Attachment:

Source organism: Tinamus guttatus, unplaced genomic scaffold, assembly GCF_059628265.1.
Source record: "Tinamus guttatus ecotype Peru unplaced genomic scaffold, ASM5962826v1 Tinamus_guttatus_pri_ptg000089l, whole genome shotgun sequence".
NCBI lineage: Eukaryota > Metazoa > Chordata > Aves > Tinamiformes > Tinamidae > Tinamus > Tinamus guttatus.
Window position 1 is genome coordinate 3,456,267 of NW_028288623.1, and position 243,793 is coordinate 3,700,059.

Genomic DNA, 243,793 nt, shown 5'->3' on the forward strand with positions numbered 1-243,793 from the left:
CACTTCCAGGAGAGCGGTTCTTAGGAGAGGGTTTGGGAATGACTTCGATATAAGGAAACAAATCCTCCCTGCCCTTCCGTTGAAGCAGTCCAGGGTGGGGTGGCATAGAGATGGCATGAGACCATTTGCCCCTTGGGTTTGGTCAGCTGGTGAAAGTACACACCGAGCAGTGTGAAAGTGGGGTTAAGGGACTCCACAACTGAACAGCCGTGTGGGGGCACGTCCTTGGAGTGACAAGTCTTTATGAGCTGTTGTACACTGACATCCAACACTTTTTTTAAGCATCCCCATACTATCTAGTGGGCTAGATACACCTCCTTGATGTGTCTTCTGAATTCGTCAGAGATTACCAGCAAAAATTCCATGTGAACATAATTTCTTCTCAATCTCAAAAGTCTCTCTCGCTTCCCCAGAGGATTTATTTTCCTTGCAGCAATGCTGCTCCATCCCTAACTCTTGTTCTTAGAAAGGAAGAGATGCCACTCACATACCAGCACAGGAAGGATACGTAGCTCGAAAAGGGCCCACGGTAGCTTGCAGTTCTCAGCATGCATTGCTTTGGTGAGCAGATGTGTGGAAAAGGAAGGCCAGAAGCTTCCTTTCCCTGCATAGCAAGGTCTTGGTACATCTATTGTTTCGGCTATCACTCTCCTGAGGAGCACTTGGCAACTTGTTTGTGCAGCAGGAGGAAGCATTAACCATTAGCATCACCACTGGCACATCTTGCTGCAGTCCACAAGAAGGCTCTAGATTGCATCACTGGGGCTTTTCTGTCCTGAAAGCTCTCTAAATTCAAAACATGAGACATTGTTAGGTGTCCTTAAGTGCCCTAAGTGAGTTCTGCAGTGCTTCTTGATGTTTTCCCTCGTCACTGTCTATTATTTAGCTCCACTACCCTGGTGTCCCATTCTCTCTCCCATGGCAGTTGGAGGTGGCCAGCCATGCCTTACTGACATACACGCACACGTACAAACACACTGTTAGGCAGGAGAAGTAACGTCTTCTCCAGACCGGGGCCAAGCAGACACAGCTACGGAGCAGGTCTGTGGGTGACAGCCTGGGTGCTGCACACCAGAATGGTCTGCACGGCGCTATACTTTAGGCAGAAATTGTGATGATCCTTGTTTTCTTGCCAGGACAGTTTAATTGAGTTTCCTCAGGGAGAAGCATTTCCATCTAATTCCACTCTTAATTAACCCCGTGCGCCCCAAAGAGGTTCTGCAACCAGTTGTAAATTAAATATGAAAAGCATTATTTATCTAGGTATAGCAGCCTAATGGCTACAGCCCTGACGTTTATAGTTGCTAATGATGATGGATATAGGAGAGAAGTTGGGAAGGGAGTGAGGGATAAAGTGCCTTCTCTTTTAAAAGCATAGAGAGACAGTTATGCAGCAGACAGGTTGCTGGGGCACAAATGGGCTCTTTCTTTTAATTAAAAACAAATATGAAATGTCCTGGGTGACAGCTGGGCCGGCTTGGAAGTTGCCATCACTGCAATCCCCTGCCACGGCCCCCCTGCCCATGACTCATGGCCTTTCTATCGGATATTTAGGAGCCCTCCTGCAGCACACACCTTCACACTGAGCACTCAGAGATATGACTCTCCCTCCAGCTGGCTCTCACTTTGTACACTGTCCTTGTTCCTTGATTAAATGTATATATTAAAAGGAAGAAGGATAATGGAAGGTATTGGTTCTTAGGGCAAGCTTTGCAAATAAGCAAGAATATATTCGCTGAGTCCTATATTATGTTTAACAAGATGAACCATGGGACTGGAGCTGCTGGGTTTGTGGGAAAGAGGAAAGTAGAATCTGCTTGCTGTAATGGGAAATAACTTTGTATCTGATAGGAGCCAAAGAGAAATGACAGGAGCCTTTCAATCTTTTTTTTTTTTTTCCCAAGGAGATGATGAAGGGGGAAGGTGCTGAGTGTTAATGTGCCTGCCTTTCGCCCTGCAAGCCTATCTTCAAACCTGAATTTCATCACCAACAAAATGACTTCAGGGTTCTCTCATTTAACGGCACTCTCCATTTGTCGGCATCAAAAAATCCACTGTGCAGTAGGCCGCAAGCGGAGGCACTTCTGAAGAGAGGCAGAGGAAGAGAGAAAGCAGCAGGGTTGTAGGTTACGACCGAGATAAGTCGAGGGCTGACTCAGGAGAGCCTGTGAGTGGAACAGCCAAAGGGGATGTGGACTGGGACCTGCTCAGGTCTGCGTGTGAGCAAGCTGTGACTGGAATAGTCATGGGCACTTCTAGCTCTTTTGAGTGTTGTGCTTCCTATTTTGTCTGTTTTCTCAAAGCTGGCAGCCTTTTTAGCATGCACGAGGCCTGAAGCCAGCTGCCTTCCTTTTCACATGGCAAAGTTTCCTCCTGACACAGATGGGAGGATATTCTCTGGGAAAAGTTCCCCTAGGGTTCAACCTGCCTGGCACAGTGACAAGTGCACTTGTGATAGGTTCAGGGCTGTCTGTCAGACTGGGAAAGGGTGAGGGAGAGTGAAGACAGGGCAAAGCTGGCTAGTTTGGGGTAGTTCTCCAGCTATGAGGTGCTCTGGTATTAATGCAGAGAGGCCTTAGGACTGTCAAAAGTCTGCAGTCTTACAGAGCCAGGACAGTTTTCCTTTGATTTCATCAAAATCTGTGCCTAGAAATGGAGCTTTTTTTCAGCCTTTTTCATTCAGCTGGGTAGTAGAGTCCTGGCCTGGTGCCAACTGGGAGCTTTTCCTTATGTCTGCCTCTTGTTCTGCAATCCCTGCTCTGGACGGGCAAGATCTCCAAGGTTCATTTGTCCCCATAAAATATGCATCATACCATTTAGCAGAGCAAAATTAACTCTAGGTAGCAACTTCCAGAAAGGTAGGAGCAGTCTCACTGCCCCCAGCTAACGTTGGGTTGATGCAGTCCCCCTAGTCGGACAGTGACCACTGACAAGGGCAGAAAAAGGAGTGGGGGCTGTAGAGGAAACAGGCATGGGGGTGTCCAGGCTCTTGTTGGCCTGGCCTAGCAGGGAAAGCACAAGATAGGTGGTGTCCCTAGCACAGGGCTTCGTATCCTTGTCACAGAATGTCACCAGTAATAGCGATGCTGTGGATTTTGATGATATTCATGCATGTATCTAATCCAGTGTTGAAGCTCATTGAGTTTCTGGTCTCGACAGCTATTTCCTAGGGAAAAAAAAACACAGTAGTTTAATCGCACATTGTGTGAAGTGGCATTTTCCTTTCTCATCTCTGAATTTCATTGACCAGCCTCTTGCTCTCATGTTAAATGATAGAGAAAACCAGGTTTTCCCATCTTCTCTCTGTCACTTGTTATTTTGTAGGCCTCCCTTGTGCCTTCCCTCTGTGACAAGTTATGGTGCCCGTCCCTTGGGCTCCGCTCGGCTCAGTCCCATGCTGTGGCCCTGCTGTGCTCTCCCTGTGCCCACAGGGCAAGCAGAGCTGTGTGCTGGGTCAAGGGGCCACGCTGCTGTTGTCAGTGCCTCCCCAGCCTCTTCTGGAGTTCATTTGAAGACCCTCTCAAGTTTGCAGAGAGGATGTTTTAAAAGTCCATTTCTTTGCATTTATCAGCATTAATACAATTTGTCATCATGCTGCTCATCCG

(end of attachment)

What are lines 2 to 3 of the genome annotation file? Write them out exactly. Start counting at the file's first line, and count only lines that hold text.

Source record: "Tinamus guttatus ecotype Peru unplaced genomic scaffold, ASM5962826v1 Tinamus_guttatus_pri_ptg000089l, whole genome shotgun sequence".
NCBI lineage: Eukaryota > Metazoa > Chordata > Aves > Tinamiformes > Tinamidae > Tinamus > Tinamus guttatus.